The tea party may have been built by the grass roots, but in order to survive, it's going to have to rely on the Beltway political machines and big money groups it once disparaged.
Tea party activists always worked alongside like-minded conservative organizations, but they failed to capitalize on the anti-Obama momentum in 2009 and 2010 to build their own infrastructure and war chests. That means national groups like American Majority, the Club for Growth and the Koch brothers-linked Americans for Prosperity are essentially in the position to determine if GOP incumbents face serious primary challenges.
Potential prime tea party targets include GOP senators up for reelection in 2014 -- Lamar Alexander of Tennessee, Saxby Chambliss of Georgia, Mitch McConnell of Kentucky and Lindsey Graham of South Carolina. Conservative activists would also love to hit back at the 33 Republican senators and 85 representatives who voted last week to raise taxes on the wealthy as part of a deal to avert the fiscal cliff.
The tea party "is in disarray," said Erick Erickson, the editor of RedState, a blog that helped crystallize the fiscally conservative ethos of the populist movement. Going forward, tea partiers will "either be within the conservative movement as part of that movement or they won't be effective."
Polls have shown Americans turning away from the tea party: 24 percent of likely voters considered themselves tea party members in April 2010, according to a Rasmussen survey. Now, only 8 percent say they're tea party members.
Many activists have moved on, while others have turned their focus to local and state fights, or become absorbed into the Republican Party. Those that remain are as divided as ever about candidates and strategies. And they mostly lack the cash and the organization to mount serious primary challenges on their own.
"There's not enough money, and I think the movement is a little split right now," said Billy Simons, a member of the board of the Charleston (S.C.) Tea Party.
"The grass roots are a lot more cynical than they were in 2010," said Jenny Beth Martin, co-founder of Tea Party Patriots, a Georgia-based nonprofit that fashioned itself as an umbrella coalition of local tea party groups. "They only want to take actions that are going to have real impact, and not just something that is going to make noise for the sake of making noise."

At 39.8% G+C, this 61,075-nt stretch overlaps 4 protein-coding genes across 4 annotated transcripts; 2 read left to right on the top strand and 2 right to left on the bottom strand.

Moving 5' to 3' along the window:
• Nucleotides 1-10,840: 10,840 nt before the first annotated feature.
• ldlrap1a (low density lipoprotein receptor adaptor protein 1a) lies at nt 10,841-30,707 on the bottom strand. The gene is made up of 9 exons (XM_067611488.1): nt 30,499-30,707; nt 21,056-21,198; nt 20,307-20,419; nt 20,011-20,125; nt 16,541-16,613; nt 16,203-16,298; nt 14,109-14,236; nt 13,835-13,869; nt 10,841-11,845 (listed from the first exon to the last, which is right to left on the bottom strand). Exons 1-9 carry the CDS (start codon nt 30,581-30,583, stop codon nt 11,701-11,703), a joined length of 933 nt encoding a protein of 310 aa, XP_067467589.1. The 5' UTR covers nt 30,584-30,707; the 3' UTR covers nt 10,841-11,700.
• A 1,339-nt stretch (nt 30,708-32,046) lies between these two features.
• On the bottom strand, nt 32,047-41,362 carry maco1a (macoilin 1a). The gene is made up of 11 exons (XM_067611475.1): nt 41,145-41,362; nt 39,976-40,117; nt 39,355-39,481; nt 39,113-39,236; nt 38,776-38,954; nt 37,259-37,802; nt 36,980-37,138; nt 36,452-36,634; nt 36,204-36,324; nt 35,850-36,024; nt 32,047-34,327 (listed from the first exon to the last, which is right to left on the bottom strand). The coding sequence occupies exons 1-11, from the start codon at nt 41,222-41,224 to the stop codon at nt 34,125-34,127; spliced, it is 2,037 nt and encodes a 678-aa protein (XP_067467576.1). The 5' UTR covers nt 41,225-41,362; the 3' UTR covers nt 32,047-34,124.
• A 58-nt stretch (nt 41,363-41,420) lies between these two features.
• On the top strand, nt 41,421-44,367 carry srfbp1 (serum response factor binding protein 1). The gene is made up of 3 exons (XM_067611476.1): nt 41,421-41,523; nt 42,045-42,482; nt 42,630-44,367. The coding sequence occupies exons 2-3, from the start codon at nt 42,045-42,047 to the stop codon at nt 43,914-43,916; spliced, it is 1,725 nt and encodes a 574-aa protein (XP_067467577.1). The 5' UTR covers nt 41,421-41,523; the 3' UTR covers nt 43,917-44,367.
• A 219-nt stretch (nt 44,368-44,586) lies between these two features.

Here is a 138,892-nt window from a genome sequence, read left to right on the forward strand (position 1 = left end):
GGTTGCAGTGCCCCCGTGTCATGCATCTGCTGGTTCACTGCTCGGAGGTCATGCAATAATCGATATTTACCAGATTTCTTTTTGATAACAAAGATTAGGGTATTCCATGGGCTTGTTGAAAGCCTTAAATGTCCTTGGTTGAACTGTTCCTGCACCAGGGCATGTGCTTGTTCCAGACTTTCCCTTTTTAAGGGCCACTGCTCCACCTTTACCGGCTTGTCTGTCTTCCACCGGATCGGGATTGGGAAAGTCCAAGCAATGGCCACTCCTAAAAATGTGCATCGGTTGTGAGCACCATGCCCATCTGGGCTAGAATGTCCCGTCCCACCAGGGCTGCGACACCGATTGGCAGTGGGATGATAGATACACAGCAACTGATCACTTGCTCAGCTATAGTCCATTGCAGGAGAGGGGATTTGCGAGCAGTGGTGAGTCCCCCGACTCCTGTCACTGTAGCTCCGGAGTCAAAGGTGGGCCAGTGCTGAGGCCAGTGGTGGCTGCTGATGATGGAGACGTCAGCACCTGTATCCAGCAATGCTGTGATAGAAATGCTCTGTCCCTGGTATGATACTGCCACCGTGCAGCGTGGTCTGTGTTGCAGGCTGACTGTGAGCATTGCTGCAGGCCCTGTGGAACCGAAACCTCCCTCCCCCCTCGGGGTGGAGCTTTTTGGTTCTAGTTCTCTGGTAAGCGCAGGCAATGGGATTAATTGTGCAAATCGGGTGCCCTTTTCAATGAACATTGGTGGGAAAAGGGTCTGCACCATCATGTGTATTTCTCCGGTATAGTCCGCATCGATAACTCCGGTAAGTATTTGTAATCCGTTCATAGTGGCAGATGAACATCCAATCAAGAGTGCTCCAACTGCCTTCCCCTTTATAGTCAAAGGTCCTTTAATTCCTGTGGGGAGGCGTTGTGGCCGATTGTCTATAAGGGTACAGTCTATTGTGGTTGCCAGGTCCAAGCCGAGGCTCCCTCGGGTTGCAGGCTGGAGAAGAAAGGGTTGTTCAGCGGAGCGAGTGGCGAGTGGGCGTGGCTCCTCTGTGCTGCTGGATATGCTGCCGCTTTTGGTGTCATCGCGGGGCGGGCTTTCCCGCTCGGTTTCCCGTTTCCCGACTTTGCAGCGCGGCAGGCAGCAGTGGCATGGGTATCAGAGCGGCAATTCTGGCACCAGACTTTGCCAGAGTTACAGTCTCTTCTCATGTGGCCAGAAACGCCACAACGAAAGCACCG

Tea party activists may have "missed the moment" to build a more enduring structure that could help boost primary challenges to Republican congressional incumbents deemed insufficiently conservative on fiscal issues, said Ned Ryun, president of the grass-roots organizing outfit American Majority, which trained local activists and offered them grants and assistance in setting up their own groups.
"In some ways, one of the greatest strengths of the movement also became one of its greatest weaknesses, because it kept them from doing the kinds of things that are necessary to build the infrastructure. It's really a shame," Ryun said.
"I don't think we need some national group telling us what to do," said Simons, citing the Tea Party Patriots as one example. "I think the tea party is much more effective when individuals are taking their own action," he added. "I question the motives of some of those groups; sometimes I think they're more interested in themselves than in making a difference."
At the same time, Simons and other activists admit that winning takes money.
"If an incumbent who's not fiscally conservative is going to spend a million dollars, [a challenger has to] raise some reasonable percentage of those same numbers," said Mark West, president of the Chattanooga [Tenn.] Tea Party. "If it's going to come in from FreedomWorks, then so be it if they share our ideology."
Individual tea party groups might develop "strategic relationships" with groups like FreedomWorks, said Georgia Tea Party board member Tom Maloy. "They won't tell us who we should support or how we should support, and we don't tell them, either, but the one common thread, we all believe pretty much in the same thing," he said, citing individual liberty and constitutionally limited self-government.
Money is a problem for those looking to beat incumbents like Alexander, said Memphis Tea Party founder Mark Skoda. "There's nobody coming up who can beat him. Nobody's funded well enough," he said.
The fiscally conservative Club for Growth has a record of tipping primaries, and some tea partiers see it as their best hope of mounting viable 2014 tea party primary challenges. To defeat Graham, "it would have to be some serious outside money, and it would have to be one of these established groups like Club for Growth," Simons said.
"The beginning of 2013 feels a lot like the beginning of 2009," said Club for Growth spokesman Barney Keller, citing the discussions over government spending and taxes. "Republicans are in disarray, and there is uncertainty about the path forward. But we believe that if Republicans adopt a pro-growth message, then they will have success at the ballot box."